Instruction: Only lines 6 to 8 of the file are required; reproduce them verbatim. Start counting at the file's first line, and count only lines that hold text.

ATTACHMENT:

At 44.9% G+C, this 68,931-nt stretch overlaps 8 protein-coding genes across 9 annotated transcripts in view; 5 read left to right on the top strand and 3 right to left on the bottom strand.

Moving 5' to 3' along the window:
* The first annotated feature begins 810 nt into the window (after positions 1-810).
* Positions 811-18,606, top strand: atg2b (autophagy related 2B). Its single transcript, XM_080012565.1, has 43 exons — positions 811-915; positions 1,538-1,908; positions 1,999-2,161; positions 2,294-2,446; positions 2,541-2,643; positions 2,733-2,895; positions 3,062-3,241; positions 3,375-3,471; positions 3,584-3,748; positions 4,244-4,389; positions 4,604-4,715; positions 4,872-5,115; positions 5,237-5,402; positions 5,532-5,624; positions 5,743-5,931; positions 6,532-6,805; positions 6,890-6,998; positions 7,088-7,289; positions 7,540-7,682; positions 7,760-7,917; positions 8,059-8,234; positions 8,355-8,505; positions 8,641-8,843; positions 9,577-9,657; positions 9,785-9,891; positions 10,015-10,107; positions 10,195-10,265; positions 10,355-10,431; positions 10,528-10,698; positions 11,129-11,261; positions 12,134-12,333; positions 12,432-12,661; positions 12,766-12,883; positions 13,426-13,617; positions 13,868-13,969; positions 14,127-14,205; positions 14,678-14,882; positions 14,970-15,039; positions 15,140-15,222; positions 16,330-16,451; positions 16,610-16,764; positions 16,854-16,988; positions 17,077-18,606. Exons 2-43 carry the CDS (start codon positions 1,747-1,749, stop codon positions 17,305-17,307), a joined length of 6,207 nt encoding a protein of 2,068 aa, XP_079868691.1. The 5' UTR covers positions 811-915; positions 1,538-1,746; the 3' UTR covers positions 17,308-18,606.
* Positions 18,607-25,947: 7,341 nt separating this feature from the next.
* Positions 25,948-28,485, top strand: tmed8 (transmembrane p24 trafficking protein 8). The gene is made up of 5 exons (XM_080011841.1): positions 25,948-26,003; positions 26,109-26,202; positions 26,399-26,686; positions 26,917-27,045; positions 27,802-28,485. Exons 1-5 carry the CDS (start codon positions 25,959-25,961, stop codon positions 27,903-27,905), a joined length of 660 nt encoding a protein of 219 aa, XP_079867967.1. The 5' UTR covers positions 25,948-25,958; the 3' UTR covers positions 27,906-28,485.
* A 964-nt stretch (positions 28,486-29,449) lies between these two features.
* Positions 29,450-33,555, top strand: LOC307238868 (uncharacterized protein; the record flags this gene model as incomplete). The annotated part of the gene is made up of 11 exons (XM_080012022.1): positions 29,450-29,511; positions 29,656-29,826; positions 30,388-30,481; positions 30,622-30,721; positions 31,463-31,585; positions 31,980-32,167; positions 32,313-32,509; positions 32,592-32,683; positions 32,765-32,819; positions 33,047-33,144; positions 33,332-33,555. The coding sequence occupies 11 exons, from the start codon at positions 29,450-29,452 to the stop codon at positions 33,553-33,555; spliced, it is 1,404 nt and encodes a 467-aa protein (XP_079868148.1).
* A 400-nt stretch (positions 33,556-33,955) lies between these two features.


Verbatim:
* Positions 25,948-28,485, top strand: tmed8 (transmembrane p24 trafficking protein 8). The gene is made up of 5 exons (XM_080011841.1): positions 25,948-26,003; positions 26,109-26,202; positions 26,399-26,686; positions 26,917-27,045; positions 27,802-28,485. Exons 1-5 carry the CDS (start codon positions 25,959-25,961, stop codon positions 27,903-27,905), a joined length of 660 nt encoding a protein of 219 aa, XP_079867967.1. The 5' UTR covers positions 25,948-25,958; the 3' UTR covers positions 27,906-28,485.
* A 964-nt stretch (positions 28,486-29,449) lies between these two features.
* Positions 29,450-33,555, top strand: LOC307238868 (uncharacterized protein; the record flags this gene model as incomplete). The annotated part of the gene is made up of 11 exons (XM_080012022.1): positions 29,450-29,511; positions 29,656-29,826; positions 30,388-30,481; positions 30,622-30,721; positions 31,463-31,585; positions 31,980-32,167; positions 32,313-32,509; positions 32,592-32,683; positions 32,765-32,819; positions 33,047-33,144; positions 33,332-33,555. The coding sequence occupies 11 exons, from the start codon at positions 29,450-29,452 to the stop codon at positions 33,553-33,555; spliced, it is 1,404 nt and encodes a 467-aa protein (XP_079868148.1).